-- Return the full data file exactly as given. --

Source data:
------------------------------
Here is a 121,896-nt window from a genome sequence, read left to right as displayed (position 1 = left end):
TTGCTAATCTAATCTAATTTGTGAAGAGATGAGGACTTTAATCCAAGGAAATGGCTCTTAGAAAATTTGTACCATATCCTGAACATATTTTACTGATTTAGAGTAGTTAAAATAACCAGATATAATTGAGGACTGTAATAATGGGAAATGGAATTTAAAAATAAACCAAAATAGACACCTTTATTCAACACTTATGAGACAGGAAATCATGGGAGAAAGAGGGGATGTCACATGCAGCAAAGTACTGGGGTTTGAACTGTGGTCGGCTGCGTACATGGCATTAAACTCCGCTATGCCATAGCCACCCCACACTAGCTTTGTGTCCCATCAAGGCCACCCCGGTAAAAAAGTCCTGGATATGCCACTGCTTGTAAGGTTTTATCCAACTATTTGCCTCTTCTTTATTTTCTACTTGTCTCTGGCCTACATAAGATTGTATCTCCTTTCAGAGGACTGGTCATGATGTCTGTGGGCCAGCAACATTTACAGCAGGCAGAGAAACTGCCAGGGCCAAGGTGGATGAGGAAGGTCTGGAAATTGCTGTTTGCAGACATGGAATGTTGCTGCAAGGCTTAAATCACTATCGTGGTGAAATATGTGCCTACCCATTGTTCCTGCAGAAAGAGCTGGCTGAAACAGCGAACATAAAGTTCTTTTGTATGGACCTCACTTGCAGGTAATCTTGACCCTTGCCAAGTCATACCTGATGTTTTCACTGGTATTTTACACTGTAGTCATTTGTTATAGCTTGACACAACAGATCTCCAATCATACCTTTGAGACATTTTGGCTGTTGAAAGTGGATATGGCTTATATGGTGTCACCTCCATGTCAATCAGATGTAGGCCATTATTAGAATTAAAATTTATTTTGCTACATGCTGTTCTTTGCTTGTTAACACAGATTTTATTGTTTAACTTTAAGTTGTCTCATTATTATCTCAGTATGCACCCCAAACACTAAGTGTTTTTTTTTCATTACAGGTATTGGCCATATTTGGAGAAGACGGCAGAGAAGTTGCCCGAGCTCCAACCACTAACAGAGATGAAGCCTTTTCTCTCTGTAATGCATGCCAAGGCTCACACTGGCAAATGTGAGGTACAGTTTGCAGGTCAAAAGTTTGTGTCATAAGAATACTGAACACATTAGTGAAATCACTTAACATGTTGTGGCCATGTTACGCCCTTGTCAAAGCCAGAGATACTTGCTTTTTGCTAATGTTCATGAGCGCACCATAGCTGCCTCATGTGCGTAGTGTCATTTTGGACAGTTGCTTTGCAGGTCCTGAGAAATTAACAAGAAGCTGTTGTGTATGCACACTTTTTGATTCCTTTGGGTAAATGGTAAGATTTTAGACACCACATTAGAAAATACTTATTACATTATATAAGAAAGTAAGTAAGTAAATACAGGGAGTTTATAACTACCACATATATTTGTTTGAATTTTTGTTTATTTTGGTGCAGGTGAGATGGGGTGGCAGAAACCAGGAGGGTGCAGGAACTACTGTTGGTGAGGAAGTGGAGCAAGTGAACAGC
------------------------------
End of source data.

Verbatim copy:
Here is a 121,896-nt window from a genome sequence, read left to right as displayed (position 1 = left end):
TTGCTAATCTAATCTAATTTGTGAAGAGATGAGGACTTTAATCCAAGGAAATGGCTCTTAGAAAATTTGTACCATATCCTGAACATATTTTACTGATTTAGAGTAGTTAAAATAACCAGATATAATTGAGGACTGTAATAATGGGAAATGGAATTTAAAAATAAACCAAAATAGACACCTTTATTCAACACTTATGAGACAGGAAATCATGGGAGAAAGAGGGGATGTCACATGCAGCAAAGTACTGGGGTTTGAACTGTGGTCGGCTGCGTACATGGCATTAAACTCCGCTATGCCATAGCCACCCCACACTAGCTTTGTGTCCCATCAAGGCCACCCCGGTAAAAAAGTCCTGGATATGCCACTGCTTGTAAGGTTTTATCCAACTATTTGCCTCTTCTTTATTTTCTACTTGTCTCTGGCCTACATAAGATTGTATCTCCTTTCAGAGGACTGGTCATGATGTCTGTGGGCCAGCAACATTTACAGCAGGCAGAGAAACTGCCAGGGCCAAGGTGGATGAGGAAGGTCTGGAAATTGCTGTTTGCAGACATGGAATGTTGCTGCAAGGCTTAAATCACTATCGTGGTGAAATATGTGCCTACCCATTGTTCCTGCAGAAAGAGCTGGCTGAAACAGCGAACATAAAGTTCTTTTGTATGGACCTCACTTGCAGGTAATCTTGACCCTTGCCAAGTCATACCTGATGTTTTCACTGGTATTTTACACTGTAGTCATTTGTTATAGCTTGACACAACAGATCTCCAATCATACCTTTGAGACATTTTGGCTGTTGAAAGTGGATATGGCTTATATGGTGTCACCTCCATGTCAATCAGATGTAGGCCATTATTAGAATTAAAATTTATTTTGCTACATGCTGTTCTTTGCTTGTTAACACAGATTTTATTGTTTAACTTTAAGTTGTCTCATTATTATCTCAGTATGCACCCCAAACACTAAGTGTTTTTTTTTCATTACAGGTATTGGCCATATTTGGAGAAGACGGCAGAGAAGTTGCCCGAGCTCCAACCACTAACAGAGATGAAGCCTTTTCTCTCTGTAATGCATGCCAAGGCTCACACTGGCAAATGTGAGGTACAGTTTGCAGGTCAAAAGTTTGTGTCATAAGAATACTGAACACATTAGTGAAATCACTTAACATGTTGTGGCCATGTTACGCCCTTGTCAAAGCCAGAGATACTTGCTTTTTGCTAATGTTCATGAGCGCACCATAGCTGCCTCATGTGCGTAGTGTCATTTTGGACAGTTGCTTTGCAGGTCCTGAGAAATTAACAAGAAGCTGTTGTGTATGCACACTTTTTGATTCCTTTGGGTAAATGGTAAGATTTTAGACACCACATTAGAAAATACTTATTACATTATATAAGAAAGTAAGTAAGTAAATACAGGGAGTTTATAACTACCACATATATTTGTTTGAATTTTTGTTTATTTTGGTGCAGGTGAGATGGGGTGGCAGAAACCAGGAGGGTGCAGGAACTACTGTTGGTGAGGAAGTGGAGCAAGTGAACAGC